Umm. . . which evolutionist doesn’t recognize that the origin of genetic information, and how it interacts with proteins, is an intriguing but unsolved puzzle? But how does that denigrate evolution, which begins only after the first replicator has evolved? And what the bloody hell does the C. S. Lewis anecdote about apes have to with the gene? Finally, doesn’t the Great Primate recognize that he’s hoist with his own petard?  Let me rewrite the above:  “If the only model for God we have is the mythology given in the Bible, we leave unanswered and unanswerable the question of God’s own history.”  If the origin of the gene is a hard problem for biology, the origin of God is an insuperable problem for theology.

Here’s moar gibberish:

Perhaps more seriously, the presumption of an omnicausal gene leads into the fallacy soaked morass of “misplaced concreteness”. A gene is not a thing, not a biological billiard ball: it is a cluster of information carrying material. Its unity or identity is given by the nature of the information it carries; it does not exist as such independently of the chain of “instruction” in which it functions.

For the life of me, I don’t know what Williams is getting at.  The gene is a sequence of nucleotides that, in general, codes for a protein.  That protein does stuff in development.  How does that not make the gene something that exists independently?

And look out—here comes Midgley! (I suspect Williams gets the emphasis on “information” from the intelligent-design people.)

In ways closely paralleled in another recent essay, Mary Midgley’s The Solitary Self (2010), Cunningham deconstructs with ease the vulgar version of natural selection that is still tiresomely prevalent in popular science, noting the inescapable role in selection of co-operative and cumulative processes (he touches on the still contested idea of group selection in this connection), and the multiple and context-dependent meanings of “selection” itself.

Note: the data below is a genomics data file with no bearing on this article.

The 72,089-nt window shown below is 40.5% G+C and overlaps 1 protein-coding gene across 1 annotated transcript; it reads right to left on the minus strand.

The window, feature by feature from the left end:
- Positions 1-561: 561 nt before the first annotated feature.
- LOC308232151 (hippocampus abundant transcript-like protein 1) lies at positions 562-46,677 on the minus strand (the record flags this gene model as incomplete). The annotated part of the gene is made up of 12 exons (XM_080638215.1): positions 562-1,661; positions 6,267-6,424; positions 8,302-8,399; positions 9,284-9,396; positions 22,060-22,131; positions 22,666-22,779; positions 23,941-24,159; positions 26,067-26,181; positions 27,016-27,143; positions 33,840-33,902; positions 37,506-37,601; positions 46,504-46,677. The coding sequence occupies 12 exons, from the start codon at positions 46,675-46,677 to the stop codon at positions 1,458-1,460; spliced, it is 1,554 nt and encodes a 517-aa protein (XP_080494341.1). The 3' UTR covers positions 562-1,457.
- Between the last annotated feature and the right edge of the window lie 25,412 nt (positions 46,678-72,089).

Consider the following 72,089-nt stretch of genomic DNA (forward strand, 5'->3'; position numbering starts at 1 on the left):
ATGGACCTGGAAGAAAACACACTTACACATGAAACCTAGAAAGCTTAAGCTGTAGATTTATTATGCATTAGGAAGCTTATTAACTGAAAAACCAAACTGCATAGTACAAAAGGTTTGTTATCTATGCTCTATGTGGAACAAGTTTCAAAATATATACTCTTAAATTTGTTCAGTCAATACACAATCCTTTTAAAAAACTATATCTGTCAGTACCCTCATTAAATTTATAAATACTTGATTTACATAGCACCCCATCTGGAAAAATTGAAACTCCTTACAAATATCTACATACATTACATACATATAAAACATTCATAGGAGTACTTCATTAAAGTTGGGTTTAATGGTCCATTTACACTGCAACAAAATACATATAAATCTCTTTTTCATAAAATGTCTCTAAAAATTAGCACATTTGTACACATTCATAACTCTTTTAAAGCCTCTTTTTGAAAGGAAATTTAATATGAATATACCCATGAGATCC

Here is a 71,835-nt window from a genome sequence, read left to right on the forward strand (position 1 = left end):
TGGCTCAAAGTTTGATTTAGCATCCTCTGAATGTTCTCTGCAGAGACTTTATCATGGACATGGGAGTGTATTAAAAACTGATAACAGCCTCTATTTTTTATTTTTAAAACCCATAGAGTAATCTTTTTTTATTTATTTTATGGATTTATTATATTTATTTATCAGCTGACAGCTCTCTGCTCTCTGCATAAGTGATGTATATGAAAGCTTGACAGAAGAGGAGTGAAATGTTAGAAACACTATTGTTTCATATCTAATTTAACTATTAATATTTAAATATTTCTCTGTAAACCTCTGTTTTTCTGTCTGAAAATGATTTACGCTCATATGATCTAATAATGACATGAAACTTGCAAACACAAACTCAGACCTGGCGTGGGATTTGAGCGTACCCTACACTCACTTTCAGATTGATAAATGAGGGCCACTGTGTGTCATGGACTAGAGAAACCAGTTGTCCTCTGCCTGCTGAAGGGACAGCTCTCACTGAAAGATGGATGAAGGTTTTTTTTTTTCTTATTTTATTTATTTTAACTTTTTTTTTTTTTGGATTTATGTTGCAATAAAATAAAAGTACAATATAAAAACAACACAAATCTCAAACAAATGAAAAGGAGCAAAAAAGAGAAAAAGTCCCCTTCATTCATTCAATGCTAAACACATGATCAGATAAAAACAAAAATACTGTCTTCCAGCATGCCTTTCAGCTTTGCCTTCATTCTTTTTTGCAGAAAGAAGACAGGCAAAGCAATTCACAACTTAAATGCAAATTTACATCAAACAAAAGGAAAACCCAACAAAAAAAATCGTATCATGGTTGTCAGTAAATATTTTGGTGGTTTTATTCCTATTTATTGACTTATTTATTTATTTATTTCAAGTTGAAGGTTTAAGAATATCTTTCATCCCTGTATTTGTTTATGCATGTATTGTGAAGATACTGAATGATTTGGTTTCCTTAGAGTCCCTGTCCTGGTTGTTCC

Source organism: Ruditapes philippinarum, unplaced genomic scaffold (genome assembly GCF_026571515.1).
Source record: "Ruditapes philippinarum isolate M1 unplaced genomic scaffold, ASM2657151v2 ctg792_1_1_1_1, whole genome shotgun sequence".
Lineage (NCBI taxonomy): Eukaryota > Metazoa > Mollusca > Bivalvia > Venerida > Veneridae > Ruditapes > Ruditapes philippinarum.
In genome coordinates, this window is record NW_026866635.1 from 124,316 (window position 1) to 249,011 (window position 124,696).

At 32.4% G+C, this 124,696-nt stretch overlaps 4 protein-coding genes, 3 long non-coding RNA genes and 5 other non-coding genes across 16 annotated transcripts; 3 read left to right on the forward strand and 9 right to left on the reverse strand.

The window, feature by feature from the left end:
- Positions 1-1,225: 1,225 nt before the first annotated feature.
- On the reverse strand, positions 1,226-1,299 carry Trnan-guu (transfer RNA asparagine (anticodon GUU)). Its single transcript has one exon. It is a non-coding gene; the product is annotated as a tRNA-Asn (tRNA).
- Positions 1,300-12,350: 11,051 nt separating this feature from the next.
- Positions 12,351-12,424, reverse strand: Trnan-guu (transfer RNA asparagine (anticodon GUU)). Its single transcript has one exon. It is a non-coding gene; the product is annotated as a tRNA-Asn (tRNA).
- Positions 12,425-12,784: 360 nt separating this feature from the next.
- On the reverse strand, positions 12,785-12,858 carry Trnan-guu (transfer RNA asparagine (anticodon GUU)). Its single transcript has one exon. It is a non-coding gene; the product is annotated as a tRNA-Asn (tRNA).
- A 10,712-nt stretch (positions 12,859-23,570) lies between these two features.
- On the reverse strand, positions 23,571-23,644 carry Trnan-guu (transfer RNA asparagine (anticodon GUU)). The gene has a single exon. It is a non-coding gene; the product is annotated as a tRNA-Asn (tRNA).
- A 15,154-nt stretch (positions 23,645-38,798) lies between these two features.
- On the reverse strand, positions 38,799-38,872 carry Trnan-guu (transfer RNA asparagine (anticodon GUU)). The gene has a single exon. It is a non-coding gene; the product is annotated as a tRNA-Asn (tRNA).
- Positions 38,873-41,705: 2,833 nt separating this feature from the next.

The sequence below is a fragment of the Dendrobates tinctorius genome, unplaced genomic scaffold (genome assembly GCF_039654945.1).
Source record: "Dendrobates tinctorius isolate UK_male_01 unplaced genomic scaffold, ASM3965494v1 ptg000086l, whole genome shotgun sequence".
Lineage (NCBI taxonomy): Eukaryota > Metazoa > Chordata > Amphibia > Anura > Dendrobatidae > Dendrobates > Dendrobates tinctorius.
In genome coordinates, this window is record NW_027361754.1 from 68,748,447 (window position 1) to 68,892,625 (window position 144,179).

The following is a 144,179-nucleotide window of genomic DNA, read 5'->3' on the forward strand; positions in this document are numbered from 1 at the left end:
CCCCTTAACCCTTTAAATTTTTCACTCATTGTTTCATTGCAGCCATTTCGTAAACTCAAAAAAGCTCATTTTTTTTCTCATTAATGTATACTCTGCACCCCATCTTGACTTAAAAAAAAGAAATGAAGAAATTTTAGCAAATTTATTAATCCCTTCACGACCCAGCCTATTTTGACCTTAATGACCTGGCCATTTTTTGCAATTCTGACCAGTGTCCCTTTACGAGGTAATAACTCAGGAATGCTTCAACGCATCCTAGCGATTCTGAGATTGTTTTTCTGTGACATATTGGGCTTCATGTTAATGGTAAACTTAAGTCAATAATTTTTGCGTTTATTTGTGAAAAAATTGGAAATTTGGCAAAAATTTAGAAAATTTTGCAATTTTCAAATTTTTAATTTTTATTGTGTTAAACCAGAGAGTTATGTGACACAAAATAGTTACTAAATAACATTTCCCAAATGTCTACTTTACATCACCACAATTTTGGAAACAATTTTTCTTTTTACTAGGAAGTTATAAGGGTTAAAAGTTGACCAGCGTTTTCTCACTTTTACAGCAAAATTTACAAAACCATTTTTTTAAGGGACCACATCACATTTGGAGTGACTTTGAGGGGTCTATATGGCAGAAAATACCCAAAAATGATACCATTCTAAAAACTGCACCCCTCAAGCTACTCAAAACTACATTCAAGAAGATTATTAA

The meaningless world of ruthlessly self-replicating monads is a fiction which has a corrosive effect on scientific research itself. . .

Yes, isn’t the idea of natural selection so tiresome? Especially the vulgar version—you know, the one that claims that cooperation and “cumulative processes” (whatever those are) can’t evolve?  LOL!  Is Williams’s sight so occluded by those eyebrows that he can’t see that cooperation is easily achievable by “vulgar” natural selection? And oh, that corrosive fiction of gene-based selection, which has been such an impediment in understanding evolution!

Williams’s big point, though, in which he appears to concur with creationists, is that he simply can’t fathom how mind can come from matter.  And he makes this point in various obscure ways: